• Creating Patient-Centered Medical Homes: Ninety percent of Medicare dollars are spent on people with three or more conditions, who usually see multiple specialists. At the same time, the number of new family practitioners has dropped 50 percent, in part because we don't properly value primary care. Starting with Medicare and other public plans, Edwards will help transform how health care is delivered by changing reimbursement rules to emphasize primary care. Primary care physicians will guide care for patients to make sure they are getting proven treatment from a coordinated team.

    This sounds like a winning strategy. In my blog entry about preventive medicine, I'll talk about my experiences with various health plans over the years, and why finding a great primary care doctor made all the difference.


    Hillary Clinton gives a three-pronged approach: If you are happy with your current health care coverage, you can keep it through employer or individual coverage. If you don't have health care or want to change your current coverage, you can choose from the same private health care options that members of congress enjoy, or you can choose a quality public plan option similar to Medicare.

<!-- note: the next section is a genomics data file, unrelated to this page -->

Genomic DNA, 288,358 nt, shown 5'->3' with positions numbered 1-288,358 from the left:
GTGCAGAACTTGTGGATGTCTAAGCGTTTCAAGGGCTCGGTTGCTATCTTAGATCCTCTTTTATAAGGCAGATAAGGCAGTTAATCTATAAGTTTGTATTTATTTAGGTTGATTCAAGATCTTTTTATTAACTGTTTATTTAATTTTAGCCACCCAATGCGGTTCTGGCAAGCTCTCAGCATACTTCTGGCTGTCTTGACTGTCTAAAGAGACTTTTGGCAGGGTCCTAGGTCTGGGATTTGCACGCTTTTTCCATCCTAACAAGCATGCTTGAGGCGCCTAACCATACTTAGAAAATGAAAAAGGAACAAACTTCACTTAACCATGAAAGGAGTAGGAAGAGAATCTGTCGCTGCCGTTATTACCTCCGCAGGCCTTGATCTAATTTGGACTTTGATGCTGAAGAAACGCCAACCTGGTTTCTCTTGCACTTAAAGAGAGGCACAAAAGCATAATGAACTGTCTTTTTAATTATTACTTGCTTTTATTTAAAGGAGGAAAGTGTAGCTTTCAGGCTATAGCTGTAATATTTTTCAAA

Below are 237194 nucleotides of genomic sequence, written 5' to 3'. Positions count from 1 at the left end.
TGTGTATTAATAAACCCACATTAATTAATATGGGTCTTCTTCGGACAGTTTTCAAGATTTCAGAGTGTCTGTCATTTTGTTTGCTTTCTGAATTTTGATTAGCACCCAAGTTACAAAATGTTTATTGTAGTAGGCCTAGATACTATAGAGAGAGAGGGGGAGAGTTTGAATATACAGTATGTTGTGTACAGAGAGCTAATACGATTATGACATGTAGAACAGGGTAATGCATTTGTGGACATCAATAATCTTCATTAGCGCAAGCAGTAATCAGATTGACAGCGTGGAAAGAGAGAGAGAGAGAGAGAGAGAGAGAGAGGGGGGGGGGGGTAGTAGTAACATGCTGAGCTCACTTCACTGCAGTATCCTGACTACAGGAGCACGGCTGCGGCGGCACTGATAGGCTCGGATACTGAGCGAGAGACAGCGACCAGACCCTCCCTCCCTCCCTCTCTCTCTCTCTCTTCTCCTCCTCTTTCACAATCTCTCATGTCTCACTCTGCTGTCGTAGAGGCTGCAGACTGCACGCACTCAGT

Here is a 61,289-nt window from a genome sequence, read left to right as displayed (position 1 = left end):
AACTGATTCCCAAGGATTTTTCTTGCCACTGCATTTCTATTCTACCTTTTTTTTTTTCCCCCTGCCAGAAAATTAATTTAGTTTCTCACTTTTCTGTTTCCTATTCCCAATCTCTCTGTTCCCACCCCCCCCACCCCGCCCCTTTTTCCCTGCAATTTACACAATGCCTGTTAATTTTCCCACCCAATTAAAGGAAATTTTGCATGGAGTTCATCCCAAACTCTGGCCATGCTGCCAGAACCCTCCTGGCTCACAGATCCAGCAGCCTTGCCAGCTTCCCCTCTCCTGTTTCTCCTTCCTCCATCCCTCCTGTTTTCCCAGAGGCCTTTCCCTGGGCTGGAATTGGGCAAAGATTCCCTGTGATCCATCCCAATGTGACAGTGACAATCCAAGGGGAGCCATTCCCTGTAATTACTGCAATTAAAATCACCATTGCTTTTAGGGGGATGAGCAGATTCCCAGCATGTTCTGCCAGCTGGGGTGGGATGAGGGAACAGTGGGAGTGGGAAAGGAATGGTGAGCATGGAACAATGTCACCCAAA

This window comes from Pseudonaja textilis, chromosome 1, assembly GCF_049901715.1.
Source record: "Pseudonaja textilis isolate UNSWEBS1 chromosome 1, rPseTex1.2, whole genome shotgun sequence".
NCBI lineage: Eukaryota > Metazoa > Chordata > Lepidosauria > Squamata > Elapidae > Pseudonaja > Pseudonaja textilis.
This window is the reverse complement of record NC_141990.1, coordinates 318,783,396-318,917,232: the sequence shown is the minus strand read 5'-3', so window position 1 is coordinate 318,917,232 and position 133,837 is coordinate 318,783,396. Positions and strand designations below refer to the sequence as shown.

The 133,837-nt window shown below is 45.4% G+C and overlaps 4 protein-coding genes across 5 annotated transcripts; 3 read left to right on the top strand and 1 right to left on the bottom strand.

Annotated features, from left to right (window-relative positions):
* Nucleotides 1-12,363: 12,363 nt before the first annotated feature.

She offers a number of policies that will make health insurance more affordable, such as: Limiting premium payments to a percentage of income. "This guarantee will be achieved through a premium affordability tax credit that ensures that health premiums never rise above a certain percentage of family income."


    To wrap up, I can say Barack Obama was the only one to specifically mention NAMI and its membership. He and Clinton offer similar plans. The Republican candidates offer plans similar to each other, too. So it could be another deciding factor that tips me towards one candidate over another.


    Here now, I'll re-link you to their web sites:


Published On: December 20, 2007